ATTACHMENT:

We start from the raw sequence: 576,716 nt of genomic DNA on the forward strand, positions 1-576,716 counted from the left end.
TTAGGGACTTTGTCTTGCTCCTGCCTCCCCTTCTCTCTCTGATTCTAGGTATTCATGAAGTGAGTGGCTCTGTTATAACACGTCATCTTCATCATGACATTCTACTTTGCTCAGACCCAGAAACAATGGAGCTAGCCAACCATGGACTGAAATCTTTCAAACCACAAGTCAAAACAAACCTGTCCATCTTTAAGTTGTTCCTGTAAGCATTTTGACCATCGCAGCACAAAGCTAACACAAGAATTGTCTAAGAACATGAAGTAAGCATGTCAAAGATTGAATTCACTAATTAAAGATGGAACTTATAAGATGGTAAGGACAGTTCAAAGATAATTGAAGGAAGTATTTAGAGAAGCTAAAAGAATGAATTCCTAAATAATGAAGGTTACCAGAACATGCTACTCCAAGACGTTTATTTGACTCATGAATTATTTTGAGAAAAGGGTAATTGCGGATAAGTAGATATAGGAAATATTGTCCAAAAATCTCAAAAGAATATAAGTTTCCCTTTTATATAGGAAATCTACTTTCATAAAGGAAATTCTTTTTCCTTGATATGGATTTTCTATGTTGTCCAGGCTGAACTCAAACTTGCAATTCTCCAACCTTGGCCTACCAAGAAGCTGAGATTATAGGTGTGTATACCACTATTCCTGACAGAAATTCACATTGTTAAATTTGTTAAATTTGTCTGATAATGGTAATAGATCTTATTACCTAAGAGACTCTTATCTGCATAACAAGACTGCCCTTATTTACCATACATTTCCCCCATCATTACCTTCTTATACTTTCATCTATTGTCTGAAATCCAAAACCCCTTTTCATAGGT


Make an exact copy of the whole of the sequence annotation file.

We start from the raw sequence: 576,716 nt of genomic DNA on the forward strand, positions 1-576,716 counted from the left end.
TTAGGGACTTTGTCTTGCTCCTGCCTCCCCTTCTCTCTCTGATTCTAGGTATTCATGAAGTGAGTGGCTCTGTTATAACACGTCATCTTCATCATGACATTCTACTTTGCTCAGACCCAGAAACAATGGAGCTAGCCAACCATGGACTGAAATCTTTCAAACCACAAGTCAAAACAAACCTGTCCATCTTTAAGTTGTTCCTGTAAGCATTTTGACCATCGCAGCACAAAGCTAACACAAGAATTGTCTAAGAACATGAAGTAAGCATGTCAAAGATTGAATTCACTAATTAAAGATGGAACTTATAAGATGGTAAGGACAGTTCAAAGATAATTGAAGGAAGTATTTAGAGAAGCTAAAAGAATGAATTCCTAAATAATGAAGGTTACCAGAACATGCTACTCCAAGACGTTTATTTGACTCATGAATTATTTTGAGAAAAGGGTAATTGCGGATAAGTAGATATAGGAAATATTGTCCAAAAATCTCAAAAGAATATAAGTTTCCCTTTTATATAGGAAATCTACTTTCATAAAGGAAATTCTTTTTCCTTGATATGGATTTTCTATGTTGTCCAGGCTGAACTCAAACTTGCAATTCTCCAACCTTGGCCTACCAAGAAGCTGAGATTATAGGTGTGTATACCACTATTCCTGACAGAAATTCACATTGTTAAATTTGTTAAATTTGTCTGATAATGGTAATAGATCTTATTACCTAAGAGACTCTTATCTGCATAACAAGACTGCCCTTATTTACCATACATTTCCCCCATCATTACCTTCTTATACTTTCATCTATTGTCTGAAATCCAAAACCCCTTTTCATAGGT